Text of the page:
@

An Honest GhostOur True Nature

Now that the nights were so hot I went to bed late. At night this road is unlit, desolate, anonymous; it exists not on earth but as a path among clouds, miles from everywhere; an infinity separates it from the sleepers who snore in the small indistinguishable houses on either of its sides. Cars were rare and there were stars at night. The black cattle were grazing just beyond the fence; and the chains around the necks of the aristocrats among them tinkled in the darkness. Night music. Most of the houses on the back roads were inhabited by childless couples or old bachelors or widows living alone. But the people who thrive here—and there aren’t many of them—are an interesting species.

The Pornographers Sneak Peek

 (The Merry-Go-Round is Beginning to Taunt Me[1])

 

1. Author As [not circus] Dog Trainer (Cris)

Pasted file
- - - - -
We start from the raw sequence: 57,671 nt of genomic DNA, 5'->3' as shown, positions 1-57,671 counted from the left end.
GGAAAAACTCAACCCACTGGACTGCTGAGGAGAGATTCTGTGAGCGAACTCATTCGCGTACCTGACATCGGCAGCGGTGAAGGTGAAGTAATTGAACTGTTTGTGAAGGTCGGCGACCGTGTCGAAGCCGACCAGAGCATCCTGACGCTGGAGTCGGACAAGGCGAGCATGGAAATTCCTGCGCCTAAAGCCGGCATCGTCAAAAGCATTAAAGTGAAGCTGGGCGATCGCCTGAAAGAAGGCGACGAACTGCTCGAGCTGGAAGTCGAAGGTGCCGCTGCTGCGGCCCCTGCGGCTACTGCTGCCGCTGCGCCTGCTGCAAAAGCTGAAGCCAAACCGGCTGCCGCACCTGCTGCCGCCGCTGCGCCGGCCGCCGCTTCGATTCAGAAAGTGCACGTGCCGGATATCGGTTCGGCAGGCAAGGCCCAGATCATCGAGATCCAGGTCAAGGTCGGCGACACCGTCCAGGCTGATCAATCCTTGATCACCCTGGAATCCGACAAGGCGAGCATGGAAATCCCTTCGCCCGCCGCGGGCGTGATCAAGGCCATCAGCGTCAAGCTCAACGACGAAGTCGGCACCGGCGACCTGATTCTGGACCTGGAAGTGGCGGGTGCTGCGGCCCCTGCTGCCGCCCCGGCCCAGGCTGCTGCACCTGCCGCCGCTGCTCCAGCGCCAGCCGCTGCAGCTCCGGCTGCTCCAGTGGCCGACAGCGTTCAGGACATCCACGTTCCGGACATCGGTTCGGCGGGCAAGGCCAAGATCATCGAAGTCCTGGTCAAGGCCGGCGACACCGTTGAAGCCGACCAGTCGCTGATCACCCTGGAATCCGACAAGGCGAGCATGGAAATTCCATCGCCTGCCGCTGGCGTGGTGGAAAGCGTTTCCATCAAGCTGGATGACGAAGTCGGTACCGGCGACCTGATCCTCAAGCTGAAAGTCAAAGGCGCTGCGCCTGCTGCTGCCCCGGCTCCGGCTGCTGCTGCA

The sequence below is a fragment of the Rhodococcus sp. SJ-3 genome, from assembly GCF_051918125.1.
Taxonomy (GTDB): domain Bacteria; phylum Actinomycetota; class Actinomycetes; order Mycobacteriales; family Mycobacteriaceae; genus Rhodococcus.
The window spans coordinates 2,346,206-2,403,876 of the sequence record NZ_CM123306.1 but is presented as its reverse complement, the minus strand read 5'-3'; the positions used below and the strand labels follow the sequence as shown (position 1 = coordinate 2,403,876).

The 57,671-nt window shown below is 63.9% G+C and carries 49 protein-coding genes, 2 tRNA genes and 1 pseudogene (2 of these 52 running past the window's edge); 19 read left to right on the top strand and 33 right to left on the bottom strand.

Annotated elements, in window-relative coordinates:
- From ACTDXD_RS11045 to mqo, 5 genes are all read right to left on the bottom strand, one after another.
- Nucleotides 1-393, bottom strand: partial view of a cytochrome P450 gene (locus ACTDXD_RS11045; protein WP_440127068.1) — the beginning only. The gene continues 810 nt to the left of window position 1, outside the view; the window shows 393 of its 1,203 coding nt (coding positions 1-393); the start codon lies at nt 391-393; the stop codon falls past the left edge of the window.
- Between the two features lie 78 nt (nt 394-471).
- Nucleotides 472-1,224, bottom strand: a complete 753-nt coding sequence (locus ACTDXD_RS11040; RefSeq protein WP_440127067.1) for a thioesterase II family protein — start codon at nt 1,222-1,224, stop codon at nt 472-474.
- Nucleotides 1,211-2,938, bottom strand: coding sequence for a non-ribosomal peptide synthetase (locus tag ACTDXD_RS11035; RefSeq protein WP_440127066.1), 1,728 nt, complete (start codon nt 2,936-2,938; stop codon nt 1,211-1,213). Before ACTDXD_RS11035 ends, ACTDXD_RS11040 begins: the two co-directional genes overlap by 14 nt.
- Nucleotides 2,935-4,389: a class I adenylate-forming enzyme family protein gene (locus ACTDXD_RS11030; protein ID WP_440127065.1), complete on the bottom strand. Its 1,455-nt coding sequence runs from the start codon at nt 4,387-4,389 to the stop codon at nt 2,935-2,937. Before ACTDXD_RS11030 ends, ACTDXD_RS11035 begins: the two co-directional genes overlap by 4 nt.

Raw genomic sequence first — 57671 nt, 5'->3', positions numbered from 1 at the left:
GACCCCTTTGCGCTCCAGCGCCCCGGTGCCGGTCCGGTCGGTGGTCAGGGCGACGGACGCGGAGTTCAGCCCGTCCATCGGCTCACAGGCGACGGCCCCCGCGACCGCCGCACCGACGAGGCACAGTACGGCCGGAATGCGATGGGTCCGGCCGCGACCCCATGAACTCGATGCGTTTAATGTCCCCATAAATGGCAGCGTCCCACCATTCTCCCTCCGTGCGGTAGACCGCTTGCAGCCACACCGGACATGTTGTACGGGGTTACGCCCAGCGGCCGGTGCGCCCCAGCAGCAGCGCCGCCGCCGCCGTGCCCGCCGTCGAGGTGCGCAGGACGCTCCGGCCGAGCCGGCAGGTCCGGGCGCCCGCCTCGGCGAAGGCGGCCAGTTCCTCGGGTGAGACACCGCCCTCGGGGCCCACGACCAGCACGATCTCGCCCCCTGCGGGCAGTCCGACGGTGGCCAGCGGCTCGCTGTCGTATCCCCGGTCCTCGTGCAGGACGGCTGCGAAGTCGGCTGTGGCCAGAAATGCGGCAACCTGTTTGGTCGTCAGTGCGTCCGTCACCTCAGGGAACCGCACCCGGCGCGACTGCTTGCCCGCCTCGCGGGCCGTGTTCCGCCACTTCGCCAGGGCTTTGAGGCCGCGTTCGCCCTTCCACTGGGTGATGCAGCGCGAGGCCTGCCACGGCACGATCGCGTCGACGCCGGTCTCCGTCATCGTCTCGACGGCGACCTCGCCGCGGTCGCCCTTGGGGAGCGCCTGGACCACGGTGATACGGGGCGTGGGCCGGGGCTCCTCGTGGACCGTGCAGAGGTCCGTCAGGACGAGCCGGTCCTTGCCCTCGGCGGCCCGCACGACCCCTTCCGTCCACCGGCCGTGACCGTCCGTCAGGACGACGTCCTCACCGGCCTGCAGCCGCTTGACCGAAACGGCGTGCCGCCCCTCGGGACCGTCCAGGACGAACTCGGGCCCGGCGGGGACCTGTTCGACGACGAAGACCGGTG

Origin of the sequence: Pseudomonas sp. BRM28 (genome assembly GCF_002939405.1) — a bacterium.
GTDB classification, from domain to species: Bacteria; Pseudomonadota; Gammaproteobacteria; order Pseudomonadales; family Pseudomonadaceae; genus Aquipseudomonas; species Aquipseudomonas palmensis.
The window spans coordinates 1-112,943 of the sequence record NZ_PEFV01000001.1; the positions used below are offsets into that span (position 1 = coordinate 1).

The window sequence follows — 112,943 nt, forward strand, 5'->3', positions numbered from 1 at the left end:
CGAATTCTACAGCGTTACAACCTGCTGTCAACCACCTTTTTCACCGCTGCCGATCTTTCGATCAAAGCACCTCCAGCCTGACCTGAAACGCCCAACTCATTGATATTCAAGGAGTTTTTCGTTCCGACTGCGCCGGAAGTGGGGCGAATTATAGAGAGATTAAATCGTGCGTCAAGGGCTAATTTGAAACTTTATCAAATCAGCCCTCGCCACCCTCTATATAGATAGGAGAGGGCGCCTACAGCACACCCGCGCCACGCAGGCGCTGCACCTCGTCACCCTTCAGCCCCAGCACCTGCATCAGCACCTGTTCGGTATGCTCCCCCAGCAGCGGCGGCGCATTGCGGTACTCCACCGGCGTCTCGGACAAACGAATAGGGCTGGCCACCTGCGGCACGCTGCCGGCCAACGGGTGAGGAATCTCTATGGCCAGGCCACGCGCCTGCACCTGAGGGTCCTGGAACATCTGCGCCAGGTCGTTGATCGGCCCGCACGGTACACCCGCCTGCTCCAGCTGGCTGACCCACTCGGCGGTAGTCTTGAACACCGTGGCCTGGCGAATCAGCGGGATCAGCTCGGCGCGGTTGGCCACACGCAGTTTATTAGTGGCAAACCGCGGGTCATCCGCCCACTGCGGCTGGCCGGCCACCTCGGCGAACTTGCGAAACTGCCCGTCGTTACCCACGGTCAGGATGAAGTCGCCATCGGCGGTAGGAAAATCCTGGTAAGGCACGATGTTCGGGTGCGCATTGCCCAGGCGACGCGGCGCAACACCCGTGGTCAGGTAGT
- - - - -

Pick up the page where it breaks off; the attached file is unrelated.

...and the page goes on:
You can’t lie to a dog. Or you can’t lie badly. While training dogs, you need to be “telling” them, with both body-language and voice, that they are the center of the universe to you, and that what they do for you—and what you’re doing together—makes you happier, and means more to you, than anything else in the world. They can tell if you’re lying. If you’re unconsciously communicating to them that you’re disappointed or upset because you’re thinking about something else, something offstage—whether your life’s true dilemma or your most current disappointment—they take it on as stress. To dogs, it’s all about them. So the trainer has to be able to convince the dog of that, whether it’s true in the trainer’s larger life or not. Problem is, the dog can usually tell. A good trainer doesn’t have “a larger life.” It’s never “just a dog” and therefore easy to lie to.